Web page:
This is the movie that sparked my interest in classic cinema.
I’d never much cared for black and white movies as a child. I did watch several of the Abbott and Costello movies, King Kong (1933) and a few others. But the idea of watching black and white in an age of color was not an appealing one. Little did I know what I was missing.
In college, I took a literature course exploring semantics in Umberto Eco’s The Name of the Rose. This great novel was actually our course textbook! Our professor heard a lecturer was coming to campus to talk about the subject of our course and that we should all see Now, Voyager (which was shown on campus) as it would be referenced in the woman’s lecture. Turns out the lecturer barely talked about the movie for more than a paragraph of her very long and dry speech.
Seeing the movie, however, opened up a love of classic cinema for me. Subsequently, I took a college course which looked at the film noir genre. Watching these gritty detective thrillers only cemented my new found love of classic cinema from the 1930s, 40s, and 50s, which continues to this day.
In Now, Voyager, Bette Davis stars as repressed spinster Charlotte Vale whose domineering mother has deprived her of a life of her own. Through sessions with a psychiatrist (portrayed by Claude Rains), Charlotte slowly grows out of her shell and out from her mother’s hold over her. The melodrama unfolds in almost chapter-like sequences showing Charlotte’s metamorphosis from dowdy spinster to self-confident woman. While on a cruise, she meets and falls in love with a married man. Though this relatively innocent fling does not last, it fuels Charlotte’s determination to remain independent from her mother.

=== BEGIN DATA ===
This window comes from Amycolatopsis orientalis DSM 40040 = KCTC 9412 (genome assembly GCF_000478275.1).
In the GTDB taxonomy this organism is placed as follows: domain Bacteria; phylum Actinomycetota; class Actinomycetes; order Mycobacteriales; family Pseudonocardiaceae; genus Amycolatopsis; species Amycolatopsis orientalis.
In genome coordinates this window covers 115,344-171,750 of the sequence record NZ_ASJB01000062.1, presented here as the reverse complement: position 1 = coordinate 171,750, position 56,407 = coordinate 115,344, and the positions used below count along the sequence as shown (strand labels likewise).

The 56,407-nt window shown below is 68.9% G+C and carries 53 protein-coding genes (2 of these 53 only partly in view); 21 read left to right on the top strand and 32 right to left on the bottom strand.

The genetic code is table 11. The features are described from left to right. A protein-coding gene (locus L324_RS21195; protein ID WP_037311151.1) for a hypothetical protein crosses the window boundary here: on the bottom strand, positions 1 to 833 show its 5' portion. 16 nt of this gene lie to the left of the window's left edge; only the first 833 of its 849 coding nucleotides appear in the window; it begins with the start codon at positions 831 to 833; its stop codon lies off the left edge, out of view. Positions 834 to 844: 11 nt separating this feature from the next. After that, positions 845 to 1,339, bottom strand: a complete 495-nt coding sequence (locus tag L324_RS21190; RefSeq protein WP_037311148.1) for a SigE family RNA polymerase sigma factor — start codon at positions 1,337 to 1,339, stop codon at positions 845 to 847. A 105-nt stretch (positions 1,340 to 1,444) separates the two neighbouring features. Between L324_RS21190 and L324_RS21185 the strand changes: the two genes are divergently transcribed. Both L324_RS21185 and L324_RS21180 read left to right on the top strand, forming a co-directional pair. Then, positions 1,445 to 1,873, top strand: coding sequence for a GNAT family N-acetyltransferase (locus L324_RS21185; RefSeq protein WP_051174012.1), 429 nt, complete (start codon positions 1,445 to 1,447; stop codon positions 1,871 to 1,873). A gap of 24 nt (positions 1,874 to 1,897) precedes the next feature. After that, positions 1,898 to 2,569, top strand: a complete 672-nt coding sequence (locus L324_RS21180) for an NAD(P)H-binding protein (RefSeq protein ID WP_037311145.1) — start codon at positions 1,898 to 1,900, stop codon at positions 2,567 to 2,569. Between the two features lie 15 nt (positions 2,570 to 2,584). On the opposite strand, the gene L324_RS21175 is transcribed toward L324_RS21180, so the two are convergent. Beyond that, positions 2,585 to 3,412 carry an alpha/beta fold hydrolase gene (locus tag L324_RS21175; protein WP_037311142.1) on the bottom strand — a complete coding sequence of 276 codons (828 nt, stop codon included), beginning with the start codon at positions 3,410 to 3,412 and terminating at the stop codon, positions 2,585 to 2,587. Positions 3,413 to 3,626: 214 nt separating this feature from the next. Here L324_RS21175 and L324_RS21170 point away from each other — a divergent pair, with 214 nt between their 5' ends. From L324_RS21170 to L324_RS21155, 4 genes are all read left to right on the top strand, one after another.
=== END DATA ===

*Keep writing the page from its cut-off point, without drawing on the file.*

At the time, the movie was like nothing I’d ever seen before. Charlotte’s initial circumstances and later transformation were all new elements of storytelling for me. Even the movie’s ending was a surprise and certainly not what I expected. The story, though set in the 1940s, seemed just as relevent to audiences in the 1990s when I first saw. I know I wasn’t the only one in my lit course who liked it!
Last year, I watched the movie for the third time. Approximately 117 minutes, Now, Voyager can be an enjoyable way to pass a snowbound evening or weekend afternoon. Other movies I’ve enjoyed, starring Bette Davis, include The Petrified Forest (1936), Jezebel (1938), The Letter (1940), All About Eve (1950), and yes, the 1978 Agatha Christie adaptation of Death on the Nile.
Now, Voyager (1942) is based on a 1941 novel by Olive Higgins Prouty. The title comes from a line in Walt Whitman’s Poem “The Untold Want.” While the book may be hard to come by these days, the movie most definitely is not. Check it out on DVD at your local library.